Greenspan versus the bond market
June 10, 2005
Last month Standard and Poor’s downgraded General
Motors’ and General Motors Acceptance Corporation’s
debt to junk status. Later in the month Fitch Ratings followed suit.
GM is the largest corporate debt issuer in the United States, with
about $300 billion in outstanding debt -- all of it junk.
If you thought GM is in the business of selling cars,
you might find it interesting that GMAC, which is the financing
arm of GM, accounted for 80% of the group’s total profit last
year. As the recent downgrading of GM’s debt has significantly
increased the cost of capital for the group I wonder where their
profits are going to come from now.
To cope with rising costs and declining sales, General
Motors announced that it plans to eliminate 25,000 manufacturing
jobs over the next three years. Part of the problem, according to
GM, is the rising cost of health care in the US. Health care expenses
add approximately $1,500 to the cost of each GM vehicle. Not surprisingly,
GM is trying to convince the unions to allow it to cut its health
care spending. Equally unsurprising, the unions oppose that idea.
Meanwhile, Federal Reserve Chairman, Alan Greenspan,
believes that the US economy is on “reasonably firm footing”
despite the “uneven character of the expansion over the past
year”, and he has indicated that the US central bank is not
done raising interest rates just yet.
The Fed chairman said that it is “very difficult”
to know what level of interest rates is optimum for the economy
although “we probably will know it when we are there.”
Since June last year the Federal Reserve has raised
its short-term interest rate target from 1% to 3% while at the same
time ten-year Treasury rates have declined from 4.7% to less than
4%. This flattening of the yield curve is what many are calling
the “bond market conundrum”.
Whenever long-term interest rates fall below short-term
interest rates (referred to as an inverted yield curve) there is
a good chance that a recession is ahead. Greenspan, however, does
not believe falling long-term interest rates indicate economic troubles
ahead. Federal Reserve Officials are upbeat on the economic outlook
and Mr. Greenspan stated that even if the yield curve did invert
they would “not automatically assume it will mean what it
meant in the past” -- meaning that he does not think an inverted
yield curve implies the economy will slow down.
The chief economist for Manufacturers Alliance/MAPI,
a public policy group in Arlington Virginia, recently stated that
the rate of manufacturing growth is decelerating virtually across
the world. I look at the US auto industry and note that US auto
sales fell 8% in May compared to a year ago. We know General Motors
will eliminate 25,000 jobs; how many other manufacturing jobs are
Back in the Nineties, several currency crises caused
massive international capital flows that distorted exchange rates
and affected various financial sectors including US bonds and stocks
(see “The Greater Depression” in the Commentary Section
of my website: www.paulvaneeden.com, dated January 30, 2004).
Those imbalances caused, and continue to cause, misallocations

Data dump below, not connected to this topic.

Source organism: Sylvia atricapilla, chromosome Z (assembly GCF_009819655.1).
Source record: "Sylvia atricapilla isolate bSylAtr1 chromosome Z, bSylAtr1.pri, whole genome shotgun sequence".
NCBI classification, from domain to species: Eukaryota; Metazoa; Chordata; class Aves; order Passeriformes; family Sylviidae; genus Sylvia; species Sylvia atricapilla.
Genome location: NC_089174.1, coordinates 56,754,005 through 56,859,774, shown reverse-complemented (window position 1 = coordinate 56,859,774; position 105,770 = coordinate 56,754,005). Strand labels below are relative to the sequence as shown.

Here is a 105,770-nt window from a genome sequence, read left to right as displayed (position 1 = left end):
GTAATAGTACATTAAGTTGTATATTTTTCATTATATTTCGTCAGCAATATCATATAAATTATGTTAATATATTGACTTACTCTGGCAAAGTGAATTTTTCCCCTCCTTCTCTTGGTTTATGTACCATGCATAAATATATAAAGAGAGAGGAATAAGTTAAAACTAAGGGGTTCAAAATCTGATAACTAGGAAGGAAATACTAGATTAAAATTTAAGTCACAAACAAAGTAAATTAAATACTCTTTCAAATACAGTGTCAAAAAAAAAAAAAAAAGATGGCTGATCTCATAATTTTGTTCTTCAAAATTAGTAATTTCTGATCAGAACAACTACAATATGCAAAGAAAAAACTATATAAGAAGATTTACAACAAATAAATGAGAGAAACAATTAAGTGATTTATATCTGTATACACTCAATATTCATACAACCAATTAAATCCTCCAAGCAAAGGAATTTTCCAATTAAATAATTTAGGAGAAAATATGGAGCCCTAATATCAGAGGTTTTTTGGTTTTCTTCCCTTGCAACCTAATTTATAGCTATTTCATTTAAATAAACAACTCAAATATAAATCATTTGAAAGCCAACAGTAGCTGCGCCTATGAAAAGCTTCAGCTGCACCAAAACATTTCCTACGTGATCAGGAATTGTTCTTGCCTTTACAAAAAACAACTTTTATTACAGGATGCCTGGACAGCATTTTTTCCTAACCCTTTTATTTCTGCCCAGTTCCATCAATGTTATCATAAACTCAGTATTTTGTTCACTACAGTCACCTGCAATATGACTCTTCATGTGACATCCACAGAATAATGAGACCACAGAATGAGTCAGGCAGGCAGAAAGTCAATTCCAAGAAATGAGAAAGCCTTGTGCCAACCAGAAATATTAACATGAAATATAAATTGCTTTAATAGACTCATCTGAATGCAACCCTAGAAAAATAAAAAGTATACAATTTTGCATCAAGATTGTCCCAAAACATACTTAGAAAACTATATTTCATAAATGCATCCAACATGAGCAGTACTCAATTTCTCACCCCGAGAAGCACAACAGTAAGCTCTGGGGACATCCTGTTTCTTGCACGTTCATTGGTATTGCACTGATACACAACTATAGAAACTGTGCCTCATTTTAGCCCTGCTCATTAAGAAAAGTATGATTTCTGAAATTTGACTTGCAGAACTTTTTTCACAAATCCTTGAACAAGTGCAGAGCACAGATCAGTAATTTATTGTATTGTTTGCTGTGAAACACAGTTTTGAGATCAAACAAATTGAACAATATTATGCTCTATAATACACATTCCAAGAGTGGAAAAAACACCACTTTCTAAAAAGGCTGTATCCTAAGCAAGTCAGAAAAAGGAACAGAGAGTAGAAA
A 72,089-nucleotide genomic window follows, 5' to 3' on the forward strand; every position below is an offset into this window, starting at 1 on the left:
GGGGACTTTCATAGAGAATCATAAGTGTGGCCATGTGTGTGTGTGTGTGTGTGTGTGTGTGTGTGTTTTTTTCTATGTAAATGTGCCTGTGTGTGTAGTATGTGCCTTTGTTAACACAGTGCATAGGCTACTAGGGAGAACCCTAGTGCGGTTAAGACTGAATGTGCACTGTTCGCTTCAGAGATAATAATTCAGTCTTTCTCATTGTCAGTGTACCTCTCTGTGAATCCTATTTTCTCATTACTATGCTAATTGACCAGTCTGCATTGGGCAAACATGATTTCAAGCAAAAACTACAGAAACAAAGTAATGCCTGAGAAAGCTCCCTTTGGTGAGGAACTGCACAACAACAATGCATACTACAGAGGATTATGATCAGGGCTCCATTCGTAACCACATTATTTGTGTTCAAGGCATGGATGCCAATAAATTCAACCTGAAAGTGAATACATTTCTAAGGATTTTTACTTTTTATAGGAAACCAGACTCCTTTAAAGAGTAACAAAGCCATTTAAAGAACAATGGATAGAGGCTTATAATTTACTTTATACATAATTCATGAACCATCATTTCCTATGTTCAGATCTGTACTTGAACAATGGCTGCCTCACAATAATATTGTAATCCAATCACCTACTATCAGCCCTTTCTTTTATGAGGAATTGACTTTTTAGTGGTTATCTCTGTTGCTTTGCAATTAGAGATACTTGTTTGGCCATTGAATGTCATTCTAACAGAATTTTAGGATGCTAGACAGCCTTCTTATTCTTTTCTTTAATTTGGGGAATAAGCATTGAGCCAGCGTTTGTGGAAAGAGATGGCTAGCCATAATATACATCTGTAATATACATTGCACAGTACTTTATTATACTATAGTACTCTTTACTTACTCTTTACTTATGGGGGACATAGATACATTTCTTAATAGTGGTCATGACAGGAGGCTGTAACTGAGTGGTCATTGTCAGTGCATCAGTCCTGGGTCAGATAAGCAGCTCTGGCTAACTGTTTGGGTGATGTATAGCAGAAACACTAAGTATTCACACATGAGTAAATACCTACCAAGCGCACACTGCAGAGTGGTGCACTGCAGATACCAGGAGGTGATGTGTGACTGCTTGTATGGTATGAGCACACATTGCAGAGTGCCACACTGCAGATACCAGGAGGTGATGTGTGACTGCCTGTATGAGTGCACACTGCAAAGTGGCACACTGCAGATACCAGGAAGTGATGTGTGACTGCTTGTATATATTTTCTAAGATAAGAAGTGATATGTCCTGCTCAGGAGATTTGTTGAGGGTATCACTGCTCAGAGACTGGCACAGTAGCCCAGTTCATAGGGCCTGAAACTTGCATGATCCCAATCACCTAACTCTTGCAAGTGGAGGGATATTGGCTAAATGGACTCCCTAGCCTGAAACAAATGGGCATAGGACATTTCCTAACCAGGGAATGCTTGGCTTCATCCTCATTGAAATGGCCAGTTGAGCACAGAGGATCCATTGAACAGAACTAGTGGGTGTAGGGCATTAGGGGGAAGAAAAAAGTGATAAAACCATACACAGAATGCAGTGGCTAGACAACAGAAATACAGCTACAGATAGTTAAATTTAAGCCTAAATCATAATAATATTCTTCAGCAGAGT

of capital that must be reversed before real, sustainable economic
growth will be possible.
I believe we will experience a severe recession while
these imbalances are corrected, and until then the best we can hope
for is to muddle along as we have been doing lately.
Financial survival will require us to act rationally,
not emotionally, and to be careful. The way I am playing it is by
looking for leverage to a falling US dollar exchange rate. The dollar
may look strong right now, but it has severe structural problems.
In the end I think the dollar is going to suffer… a lot. It
is just a matter of time.
Paul van Eeden
Paul van Eeden works primarily to find investments for his
own portfolio and shares his investment ideas with subscribers to his weekly
investment publication. For more information please visit his website (www.paulvaneeden.com)
or contact his publisher at (800) 528-0559 or (602) 252-4477.
This letter/article is not intended to meet your specific individual investment
needs and it is not tailored to your personal financial situation. Nothing contained
herein constitutes, is intended, or deemed to be -- either implied or otherwise
-- investment advice. This letter/article reflects the personal views and opinions
of Paul van Eeden and that is all it purports to be. While the information herein
is believed to be accurate and reliable it is not guaranteed or implied to be
so. The information herein may not be complete or correct; it is provided in
good faith but without any legal responsibility or obligation to provide future
updates. Neither Paul van Eeden, nor anyone else, accepts any responsibility,
or assumes any liability, whatsoever, for any direct, indirect or consequential
loss arising from the use of the information in this letter/article. The information
contained herein is subject to change without notice, may become outdated and
will not be updated. Paul van Eeden, entities that he controls, family, friends,
employees, associates, and others may have positions in securities mentioned,
or discussed, in this letter/article. While every attempt is made to avoid conflicts
of interest, such conflicts do arise from time to time. Whenever a conflict
of interest arises, every attempt is made to resolve such conflict in the best
possible interest of all parties, but you should not assume that your interest
would be placed ahead of anyone else’s interest in the event of a conflict
of interest. No part of this letter/article may be reproduced, copied, emailed,
faxed, or distributed (in any form) without the express written permission of
Paul van Eeden. Everything contained herein is subject to international copyright